NWR, the owner of the mining company OKD, has reported a net loss of 970 million euro for 2013, down from a loss of 1.25 million euro posted for the previous year. NWR management said the scope of the loss was caused by last year’s depreciation of the company’s fixed actives, worth around 800 million euro. Analysts say the results were affected by low coal prices and an uncertain outlook for the company; with over 17,000 workers, it is the largest employer in the northern Moravia-Silesia region.
More than 441,000 foreign nationals were living in the Czech Republic at the end of last year, the Czech Statistics Office said on Thursday. That represents 4.1 percent of the country’s total population. In Prague, foreigners make up 13 percent of inhabitants. Around half of the foreign citizens have permanent residency permits. The biggest surge in the numbers of foreigners moving to the Czech Republic was registered between 2001 and 2008; in recent years, mostly citizens of other EU member states have been settling in the country. Around 60 percent of all foreign residents come from Ukraine, Slovakia and Vietnam.
Czech prima ballerina Daria Klimentová on Thursday announced she would retire in June, after 25 years on stage. The 42-year-old, a graduate of the Prague Conservatory, has spent the last 18 seasons at the English National Ballet. Klimentová will make her final bow at the Royal Albert Hall in London before the end of May; her last Prague performance is scheduled for May 15 at the National Theatre.
The Czech Republic’s public broadcaster, Czech Radio, is marking World Radio Day on Thursday. All Czech Radio stations feature special programming with debates and analytical programmers focusing on the future of radio. Czech Radio CEO, Peter Duhan, appeared on Radiožurnál on Thursday morning, and said he had no doubts that radio would survive the boom of new media.
The Czech Republic’s ice hockey team got off to a losing start at the Winter Olympics in Sochi, losing 4:2 to Sweden on Wednesday evening. The Czechs had found themselves 4:0 down within 25 minutes and though they subsequently found the net through Marek Židlický and Jaromír Jágr, they were unable to turn the game around. Their next match is against Latvia on Friday.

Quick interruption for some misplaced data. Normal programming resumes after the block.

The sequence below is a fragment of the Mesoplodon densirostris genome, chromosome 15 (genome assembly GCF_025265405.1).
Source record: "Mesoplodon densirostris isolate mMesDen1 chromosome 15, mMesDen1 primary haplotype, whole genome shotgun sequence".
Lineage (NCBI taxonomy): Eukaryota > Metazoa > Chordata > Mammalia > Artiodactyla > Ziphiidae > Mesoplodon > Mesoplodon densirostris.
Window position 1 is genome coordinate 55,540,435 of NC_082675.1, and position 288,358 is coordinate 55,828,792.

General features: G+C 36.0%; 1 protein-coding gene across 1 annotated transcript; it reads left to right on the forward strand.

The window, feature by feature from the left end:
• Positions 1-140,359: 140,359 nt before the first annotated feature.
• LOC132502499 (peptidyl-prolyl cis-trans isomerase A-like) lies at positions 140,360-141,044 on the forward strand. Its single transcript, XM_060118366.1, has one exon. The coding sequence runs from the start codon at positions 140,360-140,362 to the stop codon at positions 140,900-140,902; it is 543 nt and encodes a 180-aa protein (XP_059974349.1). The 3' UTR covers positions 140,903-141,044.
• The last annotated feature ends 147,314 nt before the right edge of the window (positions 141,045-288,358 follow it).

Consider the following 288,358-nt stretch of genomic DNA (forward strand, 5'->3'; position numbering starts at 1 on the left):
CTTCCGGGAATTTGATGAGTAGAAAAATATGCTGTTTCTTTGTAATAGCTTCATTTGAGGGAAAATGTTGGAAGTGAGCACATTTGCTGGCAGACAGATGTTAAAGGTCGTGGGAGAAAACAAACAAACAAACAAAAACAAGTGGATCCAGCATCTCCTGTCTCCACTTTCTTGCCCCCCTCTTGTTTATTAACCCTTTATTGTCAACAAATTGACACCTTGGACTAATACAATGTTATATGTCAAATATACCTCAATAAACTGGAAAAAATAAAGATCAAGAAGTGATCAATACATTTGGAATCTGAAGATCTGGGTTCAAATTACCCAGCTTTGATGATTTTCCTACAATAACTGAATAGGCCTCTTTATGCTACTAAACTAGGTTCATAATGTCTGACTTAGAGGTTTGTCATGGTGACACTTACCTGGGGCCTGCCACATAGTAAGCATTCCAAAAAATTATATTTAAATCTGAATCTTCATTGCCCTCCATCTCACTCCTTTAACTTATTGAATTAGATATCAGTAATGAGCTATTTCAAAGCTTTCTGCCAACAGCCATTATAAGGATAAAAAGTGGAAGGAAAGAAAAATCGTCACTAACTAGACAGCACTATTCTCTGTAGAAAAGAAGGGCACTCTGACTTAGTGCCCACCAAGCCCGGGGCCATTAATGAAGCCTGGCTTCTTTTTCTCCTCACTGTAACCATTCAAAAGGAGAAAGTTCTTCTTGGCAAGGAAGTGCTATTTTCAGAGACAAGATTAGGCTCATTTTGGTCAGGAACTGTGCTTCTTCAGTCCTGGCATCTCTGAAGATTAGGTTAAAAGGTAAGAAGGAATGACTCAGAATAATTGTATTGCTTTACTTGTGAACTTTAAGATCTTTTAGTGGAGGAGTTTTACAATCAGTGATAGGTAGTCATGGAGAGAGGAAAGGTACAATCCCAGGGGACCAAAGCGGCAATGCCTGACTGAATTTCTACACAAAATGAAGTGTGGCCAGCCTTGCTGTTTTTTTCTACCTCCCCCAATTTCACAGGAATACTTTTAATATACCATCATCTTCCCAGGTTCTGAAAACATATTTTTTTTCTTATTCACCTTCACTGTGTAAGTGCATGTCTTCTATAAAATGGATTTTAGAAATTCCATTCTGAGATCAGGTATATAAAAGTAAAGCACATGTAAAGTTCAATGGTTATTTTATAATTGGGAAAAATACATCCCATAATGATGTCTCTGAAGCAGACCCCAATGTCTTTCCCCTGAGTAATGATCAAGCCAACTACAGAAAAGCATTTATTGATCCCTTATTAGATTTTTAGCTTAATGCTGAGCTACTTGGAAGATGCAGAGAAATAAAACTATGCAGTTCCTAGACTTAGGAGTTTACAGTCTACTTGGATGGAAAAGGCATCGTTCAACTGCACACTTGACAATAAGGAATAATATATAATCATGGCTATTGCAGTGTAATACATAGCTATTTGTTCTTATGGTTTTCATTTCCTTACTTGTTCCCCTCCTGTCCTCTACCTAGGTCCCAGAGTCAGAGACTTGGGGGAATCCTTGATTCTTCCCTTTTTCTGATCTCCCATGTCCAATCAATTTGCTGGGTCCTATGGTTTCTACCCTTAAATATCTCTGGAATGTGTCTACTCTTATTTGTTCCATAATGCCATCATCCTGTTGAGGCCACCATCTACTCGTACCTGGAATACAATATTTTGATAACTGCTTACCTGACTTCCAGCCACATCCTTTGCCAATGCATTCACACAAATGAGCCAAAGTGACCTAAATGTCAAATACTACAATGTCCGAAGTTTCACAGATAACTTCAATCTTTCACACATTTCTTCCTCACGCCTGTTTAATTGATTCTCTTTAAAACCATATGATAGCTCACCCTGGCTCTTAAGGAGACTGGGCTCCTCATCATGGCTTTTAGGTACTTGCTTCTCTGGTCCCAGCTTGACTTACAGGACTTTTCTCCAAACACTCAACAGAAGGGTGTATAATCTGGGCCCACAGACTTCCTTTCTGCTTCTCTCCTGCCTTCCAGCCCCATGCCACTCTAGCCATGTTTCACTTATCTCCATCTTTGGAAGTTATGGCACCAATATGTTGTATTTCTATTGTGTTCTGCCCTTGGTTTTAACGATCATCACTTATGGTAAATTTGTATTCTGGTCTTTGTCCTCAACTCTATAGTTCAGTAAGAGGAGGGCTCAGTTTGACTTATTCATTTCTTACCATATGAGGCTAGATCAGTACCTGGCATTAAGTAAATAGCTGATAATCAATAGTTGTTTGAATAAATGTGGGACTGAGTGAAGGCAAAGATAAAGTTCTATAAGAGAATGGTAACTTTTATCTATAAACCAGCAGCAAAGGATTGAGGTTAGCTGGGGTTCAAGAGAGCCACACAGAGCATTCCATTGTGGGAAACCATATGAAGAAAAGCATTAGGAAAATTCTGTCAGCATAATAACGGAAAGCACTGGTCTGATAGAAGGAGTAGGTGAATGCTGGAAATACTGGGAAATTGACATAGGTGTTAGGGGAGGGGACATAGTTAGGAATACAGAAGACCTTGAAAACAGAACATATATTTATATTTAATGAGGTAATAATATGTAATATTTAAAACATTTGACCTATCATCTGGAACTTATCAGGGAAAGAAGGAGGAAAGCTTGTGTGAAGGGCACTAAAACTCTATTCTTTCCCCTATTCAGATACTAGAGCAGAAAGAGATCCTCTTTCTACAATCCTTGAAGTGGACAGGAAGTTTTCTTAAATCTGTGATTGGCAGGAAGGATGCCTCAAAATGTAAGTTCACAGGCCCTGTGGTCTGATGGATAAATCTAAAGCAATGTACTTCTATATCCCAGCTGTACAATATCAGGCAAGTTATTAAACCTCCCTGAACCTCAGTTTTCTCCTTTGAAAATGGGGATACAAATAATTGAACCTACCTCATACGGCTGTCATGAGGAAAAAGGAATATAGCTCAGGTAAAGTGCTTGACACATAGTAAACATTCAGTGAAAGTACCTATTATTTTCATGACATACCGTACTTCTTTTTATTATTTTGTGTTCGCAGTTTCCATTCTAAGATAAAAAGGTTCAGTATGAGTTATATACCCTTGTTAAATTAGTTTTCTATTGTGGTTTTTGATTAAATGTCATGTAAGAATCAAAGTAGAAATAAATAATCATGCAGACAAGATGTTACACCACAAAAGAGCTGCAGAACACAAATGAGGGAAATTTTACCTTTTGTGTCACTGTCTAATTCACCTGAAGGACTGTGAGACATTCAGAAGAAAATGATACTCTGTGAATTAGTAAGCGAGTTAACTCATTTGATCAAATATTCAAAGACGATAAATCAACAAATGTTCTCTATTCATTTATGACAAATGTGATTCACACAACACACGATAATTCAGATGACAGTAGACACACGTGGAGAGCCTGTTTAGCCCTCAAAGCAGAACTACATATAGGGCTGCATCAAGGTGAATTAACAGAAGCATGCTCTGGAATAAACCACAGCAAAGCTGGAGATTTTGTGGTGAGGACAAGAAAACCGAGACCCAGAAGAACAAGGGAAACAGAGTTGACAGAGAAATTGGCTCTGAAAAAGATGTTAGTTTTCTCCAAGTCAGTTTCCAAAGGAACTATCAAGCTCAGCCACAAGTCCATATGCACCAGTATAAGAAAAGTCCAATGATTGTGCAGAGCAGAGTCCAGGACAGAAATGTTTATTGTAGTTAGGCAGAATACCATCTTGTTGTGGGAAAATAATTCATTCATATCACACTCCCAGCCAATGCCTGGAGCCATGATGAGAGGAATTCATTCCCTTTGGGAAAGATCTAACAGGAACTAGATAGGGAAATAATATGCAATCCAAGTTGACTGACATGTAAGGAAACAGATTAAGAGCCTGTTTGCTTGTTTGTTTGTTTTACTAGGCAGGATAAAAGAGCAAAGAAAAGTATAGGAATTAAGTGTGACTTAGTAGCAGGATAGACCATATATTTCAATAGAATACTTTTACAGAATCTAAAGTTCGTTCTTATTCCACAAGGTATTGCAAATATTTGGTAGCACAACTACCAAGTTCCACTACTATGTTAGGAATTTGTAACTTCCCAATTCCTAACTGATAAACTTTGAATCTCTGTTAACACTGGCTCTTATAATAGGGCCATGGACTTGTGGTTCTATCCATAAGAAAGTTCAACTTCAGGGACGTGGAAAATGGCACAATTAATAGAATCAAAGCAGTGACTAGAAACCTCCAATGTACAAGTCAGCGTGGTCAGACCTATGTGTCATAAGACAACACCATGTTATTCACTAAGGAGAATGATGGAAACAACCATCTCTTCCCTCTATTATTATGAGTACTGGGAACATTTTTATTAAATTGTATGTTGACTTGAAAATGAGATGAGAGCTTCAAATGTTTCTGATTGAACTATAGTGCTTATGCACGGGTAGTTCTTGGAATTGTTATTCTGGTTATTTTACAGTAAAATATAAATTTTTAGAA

Prices barely rose at all in the Czech Republic during January according to figures released by the national statistics office. Year-on-Year inflation dropped to 0.2 percent from December’s 1.4 percent. That is the lowest level since October 2009. Prices climbed just 0.1 percent between January and December, a level that has not been seen since 1993, the office added. One-off factors such as sharp drop in electricity and gas prices, were among the reasons for the weak price rises. Some analysts say that the figures are clear justification of the Czech National Bank’s November move to boost the economy through currency interventions to weaken the crown. The central bank says it is waiting for more representative figures for February to give it a better idea of inflation trends.
The centre-left coalition government should approve its programme priorities at a special evening session of the Cabinet on Wednesday. A last minute rewrite of the document is taking place to include some of the points raised in a meeting with employers and trades unions on Tuesday. Radical changes from the existing coalition deal between the three parties are not expected. Some of the main themes of the programme are promises to boost the creation of new jobs, make the state apparatus more efficient, improve education, and foster social cohesion. Leaks of the programme suggest that the government will also pledge to meet all the conditions for adopting the single currency euro.
The police have charged former prime minister Petr Necaš with bribery in connection with a jobs for the boys scandal that led to his downfall last June. Three MPs in his party, the Civic Democrats, who threatened to bring down the government over tax legislation later received lucrative posts at semi-state enterprises. They were remanded in custody on bribe-taking charges but later released under parliamentary immunity. Mr. Necaš denies any wrongdoing and says he has been charged in retaliation for a complaint he took against the head of the police’s unit to combat organized crime.
The Czech Republic has advanced three places to be ranked the 13th best country for media freedom in an annual survey carried out by the NGO Reporters Without Frontiers. Austria is ahead of the Czech Republic in 12th place with Germany following in 14th. Finland, the Netherlands, and Norway are unchanged as the best placed of the 180 countries surveyed with Turkmenistan, North Korea, and Eritrea at the bottom of the ranking.
Growing maize in the Czech Republic for bio fuels is causing serious erosion of the soil because the crop is so demanding and fails to retain rainwater, the Mladá Fronta Dnes daily reported on Wednesday. Some farmers have taken to dub the crop ‘the syphilis of Czech fields,’ because of the damage. The problem is at its worst in South Moravia and the Vysočina region according to a state agency dealing with soil quality. One problem is that many Czech farmers rent land for cultivation and have no long term interest in preserving its fertility.